White Buffalo won a horse race on his pinto pony, Swift Winds. He is so proud he paints his pony in bright colors and covers its blanket with flowers and feathers. He rides Swift Winds around for everyone to see. Little Dove cheers loudly for her man. There are also foot races and jumping competitions to see who can jump the furthest. There are even some intense wrestling matches to see who is the strongest. White Buffalo does sell but loses to Great Bear, a massive and mighty warrior. On the fourth day, the visiting tribe tells Geronimo they are satisfied and help break up camp, then leave, saying they will host the next feast. White Buffalo’s tribe talks and laughs about the feast for days afterward. (In the present, a smile finds its way across White Buffalo’s face.)
After they are together for about a year and a half, Little Dove becomes pregnant, but not all is well, for Little Dove is a frail girl and is having difficulty carrying the baby. She grows weak and thin. This weakness causes her to develop pneumonia. She can’t eat and grows thinner still. The baby stays small and inactive. Finally, well before her due date, Little Dove goes into labor. The baby is too weak and dies, and Little Dove nearly succumbs herself. Sobbing, Little Dove apologizes to White Buffalo for being a bad wife. He tells her that she is the very meaning of his life and doesn’t care if they never have children so long as he has her.
His chief, Geronimo, has had several treaties broken by the white man’s military leaders and has escaped from different reservations where he and his followers were forced to live. These last few years, they have been on the run, being chased by five thousand troopers and scouts and three thousand Mexican soldiers. Geronimo has finally grown tired of running and tells White Buffalo he plans to surrender. First, however, he will do his best to ensure that those who follow him will be treated fairly. The agent of Indian affairs promises Geronimo that because he has surrendered, they would move him and his men to Florida for a short period, and they would be able to return later. Unfortunately, this does not happen. They are forced into hard labor instead, and it isn’t until fifteen years have passed did White Buffalo return to Arizona.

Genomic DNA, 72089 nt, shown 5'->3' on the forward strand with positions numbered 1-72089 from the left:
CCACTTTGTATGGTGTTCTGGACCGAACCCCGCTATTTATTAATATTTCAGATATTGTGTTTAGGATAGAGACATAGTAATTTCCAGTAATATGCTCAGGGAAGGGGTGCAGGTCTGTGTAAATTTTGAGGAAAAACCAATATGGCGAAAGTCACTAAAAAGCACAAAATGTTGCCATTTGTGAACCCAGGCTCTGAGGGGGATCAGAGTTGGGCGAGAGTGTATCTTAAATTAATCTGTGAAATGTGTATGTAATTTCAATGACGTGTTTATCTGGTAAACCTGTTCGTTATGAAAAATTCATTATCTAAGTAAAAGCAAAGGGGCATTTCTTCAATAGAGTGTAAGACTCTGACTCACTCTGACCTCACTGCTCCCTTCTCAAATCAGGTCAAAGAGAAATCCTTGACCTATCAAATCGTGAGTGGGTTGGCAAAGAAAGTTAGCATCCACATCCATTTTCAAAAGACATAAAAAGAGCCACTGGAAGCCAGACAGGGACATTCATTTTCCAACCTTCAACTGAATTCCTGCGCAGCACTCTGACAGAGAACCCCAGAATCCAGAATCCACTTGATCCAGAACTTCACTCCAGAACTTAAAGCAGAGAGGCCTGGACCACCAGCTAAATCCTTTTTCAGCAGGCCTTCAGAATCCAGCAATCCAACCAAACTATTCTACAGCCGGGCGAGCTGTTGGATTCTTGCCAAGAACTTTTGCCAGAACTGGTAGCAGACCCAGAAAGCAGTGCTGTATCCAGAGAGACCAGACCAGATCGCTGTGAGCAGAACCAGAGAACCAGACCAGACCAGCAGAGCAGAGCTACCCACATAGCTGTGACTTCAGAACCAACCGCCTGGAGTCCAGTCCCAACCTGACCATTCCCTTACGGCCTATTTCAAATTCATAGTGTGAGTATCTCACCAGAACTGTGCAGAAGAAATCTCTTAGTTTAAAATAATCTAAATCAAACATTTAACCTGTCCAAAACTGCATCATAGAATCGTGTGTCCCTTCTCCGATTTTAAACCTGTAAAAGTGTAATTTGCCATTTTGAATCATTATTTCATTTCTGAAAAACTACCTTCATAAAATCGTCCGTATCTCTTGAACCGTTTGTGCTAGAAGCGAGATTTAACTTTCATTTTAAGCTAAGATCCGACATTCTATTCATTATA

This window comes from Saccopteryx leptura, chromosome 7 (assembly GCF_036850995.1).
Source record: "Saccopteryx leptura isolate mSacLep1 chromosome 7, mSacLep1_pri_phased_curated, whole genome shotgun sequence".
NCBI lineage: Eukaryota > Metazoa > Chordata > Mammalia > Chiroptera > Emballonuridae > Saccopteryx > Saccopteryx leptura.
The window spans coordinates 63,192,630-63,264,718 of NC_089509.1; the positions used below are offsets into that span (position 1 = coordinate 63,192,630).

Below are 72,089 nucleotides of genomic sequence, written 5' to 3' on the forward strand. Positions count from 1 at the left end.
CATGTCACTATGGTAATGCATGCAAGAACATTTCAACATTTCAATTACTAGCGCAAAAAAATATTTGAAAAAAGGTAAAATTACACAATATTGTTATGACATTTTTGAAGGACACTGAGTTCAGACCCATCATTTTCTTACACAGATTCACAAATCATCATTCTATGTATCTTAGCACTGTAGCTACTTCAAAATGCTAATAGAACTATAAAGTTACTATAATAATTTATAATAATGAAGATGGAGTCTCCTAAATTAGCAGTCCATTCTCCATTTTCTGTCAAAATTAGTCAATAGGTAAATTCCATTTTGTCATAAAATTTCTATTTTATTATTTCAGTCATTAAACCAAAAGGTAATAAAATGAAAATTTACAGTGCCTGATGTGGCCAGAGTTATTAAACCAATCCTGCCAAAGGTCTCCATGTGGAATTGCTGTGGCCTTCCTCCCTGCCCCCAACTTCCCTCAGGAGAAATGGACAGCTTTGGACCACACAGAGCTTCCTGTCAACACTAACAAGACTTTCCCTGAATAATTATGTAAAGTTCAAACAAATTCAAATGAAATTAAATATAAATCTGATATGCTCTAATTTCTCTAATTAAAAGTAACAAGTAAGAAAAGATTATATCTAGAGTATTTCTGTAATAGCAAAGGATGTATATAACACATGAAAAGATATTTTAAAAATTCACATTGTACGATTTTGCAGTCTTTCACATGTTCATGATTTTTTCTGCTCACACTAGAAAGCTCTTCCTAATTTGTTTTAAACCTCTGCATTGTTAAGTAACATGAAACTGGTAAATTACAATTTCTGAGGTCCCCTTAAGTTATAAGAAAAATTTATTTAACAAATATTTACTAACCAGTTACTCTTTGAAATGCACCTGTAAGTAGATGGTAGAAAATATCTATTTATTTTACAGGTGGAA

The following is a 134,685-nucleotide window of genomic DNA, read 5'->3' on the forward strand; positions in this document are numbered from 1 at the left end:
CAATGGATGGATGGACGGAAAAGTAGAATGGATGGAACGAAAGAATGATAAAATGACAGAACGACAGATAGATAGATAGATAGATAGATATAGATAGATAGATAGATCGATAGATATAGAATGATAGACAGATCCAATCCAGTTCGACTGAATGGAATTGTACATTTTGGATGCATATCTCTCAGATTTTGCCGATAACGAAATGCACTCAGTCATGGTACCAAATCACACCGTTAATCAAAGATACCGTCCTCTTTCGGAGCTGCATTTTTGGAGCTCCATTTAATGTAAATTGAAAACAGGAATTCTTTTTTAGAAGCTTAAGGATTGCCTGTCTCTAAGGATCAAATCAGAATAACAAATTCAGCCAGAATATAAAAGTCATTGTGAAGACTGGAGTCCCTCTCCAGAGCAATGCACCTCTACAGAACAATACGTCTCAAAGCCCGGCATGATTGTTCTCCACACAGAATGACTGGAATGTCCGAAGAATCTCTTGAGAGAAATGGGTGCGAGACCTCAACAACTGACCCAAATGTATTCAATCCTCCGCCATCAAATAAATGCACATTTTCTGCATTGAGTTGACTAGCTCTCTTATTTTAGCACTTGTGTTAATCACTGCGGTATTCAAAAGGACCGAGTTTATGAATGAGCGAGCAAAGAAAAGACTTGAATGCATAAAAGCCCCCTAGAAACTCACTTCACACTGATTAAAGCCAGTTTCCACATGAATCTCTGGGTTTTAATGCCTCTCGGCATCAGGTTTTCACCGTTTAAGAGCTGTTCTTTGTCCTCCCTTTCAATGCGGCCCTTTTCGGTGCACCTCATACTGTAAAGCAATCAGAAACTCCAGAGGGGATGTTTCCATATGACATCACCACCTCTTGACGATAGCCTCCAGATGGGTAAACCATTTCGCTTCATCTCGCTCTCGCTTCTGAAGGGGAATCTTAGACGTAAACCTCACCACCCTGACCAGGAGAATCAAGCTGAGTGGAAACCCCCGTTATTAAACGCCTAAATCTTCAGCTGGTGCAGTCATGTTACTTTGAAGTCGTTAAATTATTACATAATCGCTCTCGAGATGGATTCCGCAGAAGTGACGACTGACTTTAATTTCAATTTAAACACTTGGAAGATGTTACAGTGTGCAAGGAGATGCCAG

After he returns, he begins searching for his family. He learns from an Indian organization that Little Dove and his mother were moved to a reservation in the middle of the desert. Sadly, Little Dove soon succumbed to the harsh environment. His mother died not long after that.
White buffalo wanders around feeling lost until he finally gets a job working for a white rancher who grows cotton. White Buffalo works hard, and the white rancher likes and treats him fairly. The rancher’s name is Cooper and after fifteen years decides to take care of White Buffalo, for White Buffalo is ninety-seven now and far from the strong warrior he used to be. He tells him he has made arrangements with a nearby nursing home.
“You’ve lived a long hard life, my friend. It’s time for you to sit and relax.” Says Cooper.
Whit Buffalo feels someone nudging his shoulder, trying to wake him up. “They probably want me to eat. Why must I eat when I’m not hungry? Just because they have prepared the food, we must all eat now?” The shaking continues, and Whit Buffalo is about to tell them to leave him alone when he hears a familiar voice.
“White Buffalo, my love. Wake up. It is time to go.” White Buffalo slowly opens his eyes, and there before him is Little Dove. Just as he remembers her, she is beautiful, radiant, and smiling demurely. “You are not dreaming. It is true. I’m here. The Great Spirit has sent me to come and take you to the place of peace and plenty. Just call Swift Winds, and we can leave.” Stunned, White Buffalo rises and looks back at his old self. A nursing home aide shakes his shoulder frantically until she calls for help.
“Someone, please come and help me! I can’t wake up Mr. Buffalo!” White Buffalo smiles and repeats, “Mr. Buffalo.” Turning to face Little Dove, he says, “Come, little Dove, take me to the Great Spirit.” Then giving a loud whistle, he summons Swift Winds.